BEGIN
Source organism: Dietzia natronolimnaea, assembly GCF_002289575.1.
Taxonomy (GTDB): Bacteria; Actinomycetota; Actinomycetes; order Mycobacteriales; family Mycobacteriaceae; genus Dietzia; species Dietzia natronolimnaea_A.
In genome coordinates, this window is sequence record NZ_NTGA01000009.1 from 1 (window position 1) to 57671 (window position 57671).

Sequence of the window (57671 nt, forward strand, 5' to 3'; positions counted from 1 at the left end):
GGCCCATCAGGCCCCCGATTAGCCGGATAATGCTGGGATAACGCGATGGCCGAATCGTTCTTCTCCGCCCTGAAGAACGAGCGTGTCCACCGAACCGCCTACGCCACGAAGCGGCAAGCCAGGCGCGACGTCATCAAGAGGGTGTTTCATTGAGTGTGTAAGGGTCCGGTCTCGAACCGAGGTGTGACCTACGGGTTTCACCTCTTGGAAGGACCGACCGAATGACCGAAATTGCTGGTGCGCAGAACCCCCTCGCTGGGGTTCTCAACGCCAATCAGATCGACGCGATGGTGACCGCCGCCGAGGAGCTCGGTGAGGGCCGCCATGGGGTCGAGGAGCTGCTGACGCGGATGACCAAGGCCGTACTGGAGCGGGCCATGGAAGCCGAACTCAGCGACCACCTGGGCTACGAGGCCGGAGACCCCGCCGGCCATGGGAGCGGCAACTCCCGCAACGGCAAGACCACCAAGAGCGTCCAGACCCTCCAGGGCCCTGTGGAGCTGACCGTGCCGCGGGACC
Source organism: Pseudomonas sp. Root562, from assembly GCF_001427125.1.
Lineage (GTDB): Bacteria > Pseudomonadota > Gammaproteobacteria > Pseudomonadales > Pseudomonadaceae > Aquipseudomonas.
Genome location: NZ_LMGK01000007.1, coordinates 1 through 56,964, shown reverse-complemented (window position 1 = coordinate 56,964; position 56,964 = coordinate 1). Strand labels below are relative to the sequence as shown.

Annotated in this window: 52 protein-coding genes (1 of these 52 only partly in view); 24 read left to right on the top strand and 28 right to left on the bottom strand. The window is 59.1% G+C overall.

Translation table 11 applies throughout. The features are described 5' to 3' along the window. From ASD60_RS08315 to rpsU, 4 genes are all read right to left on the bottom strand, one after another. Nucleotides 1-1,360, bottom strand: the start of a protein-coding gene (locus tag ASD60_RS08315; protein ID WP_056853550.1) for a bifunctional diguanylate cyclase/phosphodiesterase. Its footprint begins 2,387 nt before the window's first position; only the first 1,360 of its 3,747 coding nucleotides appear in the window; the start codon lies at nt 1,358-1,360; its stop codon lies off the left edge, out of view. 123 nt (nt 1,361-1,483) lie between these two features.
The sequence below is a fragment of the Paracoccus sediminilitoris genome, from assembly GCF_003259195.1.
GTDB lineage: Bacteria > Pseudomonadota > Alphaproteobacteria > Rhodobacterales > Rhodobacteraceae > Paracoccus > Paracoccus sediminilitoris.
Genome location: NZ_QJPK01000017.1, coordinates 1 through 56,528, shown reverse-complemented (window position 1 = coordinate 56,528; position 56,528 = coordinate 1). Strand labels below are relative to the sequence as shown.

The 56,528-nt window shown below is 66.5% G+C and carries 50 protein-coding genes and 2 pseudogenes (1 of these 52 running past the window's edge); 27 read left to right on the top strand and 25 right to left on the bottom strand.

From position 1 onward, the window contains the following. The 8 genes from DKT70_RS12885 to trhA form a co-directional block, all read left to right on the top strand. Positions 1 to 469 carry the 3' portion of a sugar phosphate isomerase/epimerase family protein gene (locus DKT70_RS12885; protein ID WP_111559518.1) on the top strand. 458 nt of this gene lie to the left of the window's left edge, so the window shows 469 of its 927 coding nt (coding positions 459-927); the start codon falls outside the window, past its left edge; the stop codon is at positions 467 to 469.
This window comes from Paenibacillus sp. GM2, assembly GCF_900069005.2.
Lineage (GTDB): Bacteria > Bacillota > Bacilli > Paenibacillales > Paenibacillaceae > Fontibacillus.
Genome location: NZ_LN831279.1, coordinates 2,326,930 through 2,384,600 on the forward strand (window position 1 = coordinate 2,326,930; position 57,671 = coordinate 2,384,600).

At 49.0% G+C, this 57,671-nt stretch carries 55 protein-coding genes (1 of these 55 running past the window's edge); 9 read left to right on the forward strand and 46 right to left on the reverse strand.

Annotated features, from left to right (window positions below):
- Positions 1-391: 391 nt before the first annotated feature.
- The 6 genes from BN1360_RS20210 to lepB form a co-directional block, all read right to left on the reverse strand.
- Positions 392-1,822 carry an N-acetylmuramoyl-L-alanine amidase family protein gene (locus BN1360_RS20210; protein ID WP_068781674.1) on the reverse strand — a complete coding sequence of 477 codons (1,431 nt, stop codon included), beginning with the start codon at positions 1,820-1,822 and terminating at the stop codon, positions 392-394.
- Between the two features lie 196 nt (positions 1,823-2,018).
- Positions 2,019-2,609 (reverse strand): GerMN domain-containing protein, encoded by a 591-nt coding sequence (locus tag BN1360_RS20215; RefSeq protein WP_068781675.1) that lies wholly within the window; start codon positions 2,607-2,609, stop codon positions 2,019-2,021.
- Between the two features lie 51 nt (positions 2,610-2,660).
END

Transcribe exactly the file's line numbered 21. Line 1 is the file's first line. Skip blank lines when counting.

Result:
- Positions 1-391: 391 nt before the first annotated feature.